Put another way, the customer will be entitled to use the software for the purposes contemplated between the parties at the time they were engaged – not at some time after the engagement commenced.
The amount the customer pays the freelancer will play a role – for instance, if the developer has accepted a lower price to do the work, the licence is likely to be narrower (and uses more limited) than it would be if the customer paid a full commercial rate.
Where the work is supplied knowing that it will be used for a particular purpose, the licence may be limited to that purpose.
Assignments of Copyright
An assignment of copyright is an agreement between two parties, where one party transfers their ownership, right and title to a certain copyright to the other.
Circumstances may exist when the necessity for an assignment of copyright may be established by an implied term. If the contractor is to be deprived of the copyright (in the absence of an express agreement to that effect) it must be because of an implied term in the relationship.
This is likely to arise if the commissioner needs in addition to the right to use the copyright works, the right to exclude the contractor from using the work and the ability to enforce the copyright against third parties and an exclusive licence in favour of the customer will not suffice for that purpose.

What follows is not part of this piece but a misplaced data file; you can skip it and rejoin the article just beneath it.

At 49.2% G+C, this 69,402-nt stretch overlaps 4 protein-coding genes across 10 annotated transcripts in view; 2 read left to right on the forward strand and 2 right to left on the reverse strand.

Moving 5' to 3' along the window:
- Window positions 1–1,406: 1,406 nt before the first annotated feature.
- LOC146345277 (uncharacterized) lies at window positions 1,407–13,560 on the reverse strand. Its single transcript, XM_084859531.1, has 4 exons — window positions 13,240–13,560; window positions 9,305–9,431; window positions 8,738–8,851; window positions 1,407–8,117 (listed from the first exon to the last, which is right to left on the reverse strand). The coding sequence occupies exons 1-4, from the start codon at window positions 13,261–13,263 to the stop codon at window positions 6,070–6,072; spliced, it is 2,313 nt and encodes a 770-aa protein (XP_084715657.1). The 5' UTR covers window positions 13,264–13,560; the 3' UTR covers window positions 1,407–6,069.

Examples in Context
a. Robin Ray v Classic FM (1998) is a landmark case that summarised the general principles governing the respective rights of the contractor and client in a work commissioned by a client. Robin Ray had an encyclopaedic knowledge of classical music and was commissioned to build a music catalogue on a consultancy basis for Classic FM. When Classic FM tried to exploit the catalogues outside the UK, Mr Ray objected and commenced proceedings on the intended use was beyond the terms of the intended use at the time of his engagement. His service was for an express purpose, overseas exploitation was not in the contemplation of the parties at the time of engagement. To exploit the work outside the UK, Classic FM required an additional licence on terms which were satisfactory to Mr Ray – i.e. for a price.